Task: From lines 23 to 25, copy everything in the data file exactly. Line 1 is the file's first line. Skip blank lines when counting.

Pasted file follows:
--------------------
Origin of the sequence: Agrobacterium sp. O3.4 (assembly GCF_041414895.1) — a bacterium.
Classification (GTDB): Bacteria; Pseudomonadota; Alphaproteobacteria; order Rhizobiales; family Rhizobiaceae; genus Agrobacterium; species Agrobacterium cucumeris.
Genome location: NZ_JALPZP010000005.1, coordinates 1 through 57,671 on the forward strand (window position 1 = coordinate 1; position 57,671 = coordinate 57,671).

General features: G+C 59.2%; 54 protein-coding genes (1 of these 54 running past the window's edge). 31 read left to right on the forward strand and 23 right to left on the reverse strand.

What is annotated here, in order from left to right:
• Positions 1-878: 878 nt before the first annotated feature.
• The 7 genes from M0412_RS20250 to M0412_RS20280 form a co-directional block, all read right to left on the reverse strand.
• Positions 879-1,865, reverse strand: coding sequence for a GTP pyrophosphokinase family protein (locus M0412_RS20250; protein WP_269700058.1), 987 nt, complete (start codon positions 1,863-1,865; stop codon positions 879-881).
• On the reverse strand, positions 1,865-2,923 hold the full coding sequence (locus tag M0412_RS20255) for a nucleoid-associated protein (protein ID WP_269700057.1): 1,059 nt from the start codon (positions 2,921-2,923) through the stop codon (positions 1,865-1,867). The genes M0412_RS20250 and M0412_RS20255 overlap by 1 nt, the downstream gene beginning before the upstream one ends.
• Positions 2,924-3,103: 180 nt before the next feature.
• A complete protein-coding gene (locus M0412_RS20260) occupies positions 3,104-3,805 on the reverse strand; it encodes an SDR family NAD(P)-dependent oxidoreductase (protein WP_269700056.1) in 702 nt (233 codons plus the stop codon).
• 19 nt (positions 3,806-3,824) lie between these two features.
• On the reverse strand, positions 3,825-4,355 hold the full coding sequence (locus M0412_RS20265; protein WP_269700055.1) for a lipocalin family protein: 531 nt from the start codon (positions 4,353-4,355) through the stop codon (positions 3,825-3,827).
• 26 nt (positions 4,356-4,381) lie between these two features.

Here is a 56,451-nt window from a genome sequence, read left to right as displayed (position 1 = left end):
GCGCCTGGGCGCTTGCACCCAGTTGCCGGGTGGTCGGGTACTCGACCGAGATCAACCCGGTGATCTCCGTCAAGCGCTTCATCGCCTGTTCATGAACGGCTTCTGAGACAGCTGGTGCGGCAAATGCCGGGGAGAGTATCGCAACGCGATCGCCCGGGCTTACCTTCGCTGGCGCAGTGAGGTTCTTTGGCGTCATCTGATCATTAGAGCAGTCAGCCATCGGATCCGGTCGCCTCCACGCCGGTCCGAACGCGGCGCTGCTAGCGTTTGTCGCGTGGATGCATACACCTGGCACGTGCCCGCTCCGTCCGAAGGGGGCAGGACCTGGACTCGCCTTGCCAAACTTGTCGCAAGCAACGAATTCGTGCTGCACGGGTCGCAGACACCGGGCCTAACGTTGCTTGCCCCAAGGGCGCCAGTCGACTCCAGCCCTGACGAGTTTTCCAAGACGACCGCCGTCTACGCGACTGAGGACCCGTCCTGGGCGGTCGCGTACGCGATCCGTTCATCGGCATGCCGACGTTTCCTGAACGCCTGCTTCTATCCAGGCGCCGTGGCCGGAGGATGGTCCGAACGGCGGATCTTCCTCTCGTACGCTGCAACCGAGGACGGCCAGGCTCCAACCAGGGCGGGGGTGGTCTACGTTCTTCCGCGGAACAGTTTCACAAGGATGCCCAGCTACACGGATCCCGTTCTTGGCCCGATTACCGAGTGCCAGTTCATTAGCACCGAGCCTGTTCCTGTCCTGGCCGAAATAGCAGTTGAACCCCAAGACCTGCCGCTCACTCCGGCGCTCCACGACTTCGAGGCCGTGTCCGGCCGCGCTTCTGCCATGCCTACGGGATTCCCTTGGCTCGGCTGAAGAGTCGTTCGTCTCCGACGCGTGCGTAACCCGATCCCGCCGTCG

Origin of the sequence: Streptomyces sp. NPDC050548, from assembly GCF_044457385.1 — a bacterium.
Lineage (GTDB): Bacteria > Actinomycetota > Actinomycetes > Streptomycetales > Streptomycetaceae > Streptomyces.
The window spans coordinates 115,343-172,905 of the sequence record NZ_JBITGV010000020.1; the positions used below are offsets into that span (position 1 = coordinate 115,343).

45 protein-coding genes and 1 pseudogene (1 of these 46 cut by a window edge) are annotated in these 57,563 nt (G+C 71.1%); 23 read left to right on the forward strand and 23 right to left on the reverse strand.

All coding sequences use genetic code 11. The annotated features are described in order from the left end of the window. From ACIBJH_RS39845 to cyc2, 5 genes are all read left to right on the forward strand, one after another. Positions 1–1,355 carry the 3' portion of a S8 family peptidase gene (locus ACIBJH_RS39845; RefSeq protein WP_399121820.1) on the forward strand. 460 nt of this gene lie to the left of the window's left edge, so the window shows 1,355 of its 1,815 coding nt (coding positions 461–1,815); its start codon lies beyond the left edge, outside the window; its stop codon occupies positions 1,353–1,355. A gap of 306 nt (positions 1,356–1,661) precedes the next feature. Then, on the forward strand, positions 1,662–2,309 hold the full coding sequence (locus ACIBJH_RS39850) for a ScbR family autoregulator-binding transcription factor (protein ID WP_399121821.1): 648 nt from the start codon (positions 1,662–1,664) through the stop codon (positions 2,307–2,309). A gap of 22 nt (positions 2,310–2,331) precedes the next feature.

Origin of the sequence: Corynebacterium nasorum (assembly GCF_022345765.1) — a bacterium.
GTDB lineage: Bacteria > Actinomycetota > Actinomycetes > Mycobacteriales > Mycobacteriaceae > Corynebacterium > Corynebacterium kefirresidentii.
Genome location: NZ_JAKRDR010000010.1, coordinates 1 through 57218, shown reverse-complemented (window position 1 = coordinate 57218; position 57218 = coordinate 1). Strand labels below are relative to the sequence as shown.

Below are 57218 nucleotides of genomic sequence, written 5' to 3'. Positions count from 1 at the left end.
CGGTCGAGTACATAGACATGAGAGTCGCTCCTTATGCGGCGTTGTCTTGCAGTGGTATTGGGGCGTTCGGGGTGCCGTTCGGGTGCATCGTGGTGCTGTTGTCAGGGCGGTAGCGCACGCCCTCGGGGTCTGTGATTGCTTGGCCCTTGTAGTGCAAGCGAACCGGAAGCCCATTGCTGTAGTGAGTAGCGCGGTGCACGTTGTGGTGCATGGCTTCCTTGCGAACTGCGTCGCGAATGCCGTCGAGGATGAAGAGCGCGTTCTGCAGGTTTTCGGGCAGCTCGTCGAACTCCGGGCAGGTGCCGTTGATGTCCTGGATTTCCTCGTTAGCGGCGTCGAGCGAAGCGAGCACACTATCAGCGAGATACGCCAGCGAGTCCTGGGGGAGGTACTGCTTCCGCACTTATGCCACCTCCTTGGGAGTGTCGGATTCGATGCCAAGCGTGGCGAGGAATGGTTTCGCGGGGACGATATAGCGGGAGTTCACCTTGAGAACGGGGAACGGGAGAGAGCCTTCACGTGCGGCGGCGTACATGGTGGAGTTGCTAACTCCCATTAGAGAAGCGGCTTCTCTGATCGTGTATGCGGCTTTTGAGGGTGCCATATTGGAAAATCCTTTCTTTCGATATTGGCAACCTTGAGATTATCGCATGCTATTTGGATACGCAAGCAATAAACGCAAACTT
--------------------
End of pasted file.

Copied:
GTDB lineage: Bacteria > Actinomycetota > Actinomycetes > Mycobacteriales > Mycobacteriaceae > Corynebacterium > Corynebacterium kefirresidentii.
Genome location: NZ_JAKRDR010000010.1, coordinates 1 through 57218, shown reverse-complemented (window position 1 = coordinate 57218; position 57218 = coordinate 1). Strand labels below are relative to the sequence as shown.

Below are 57218 nucleotides of genomic sequence, written 5' to 3'. Positions count from 1 at the left end.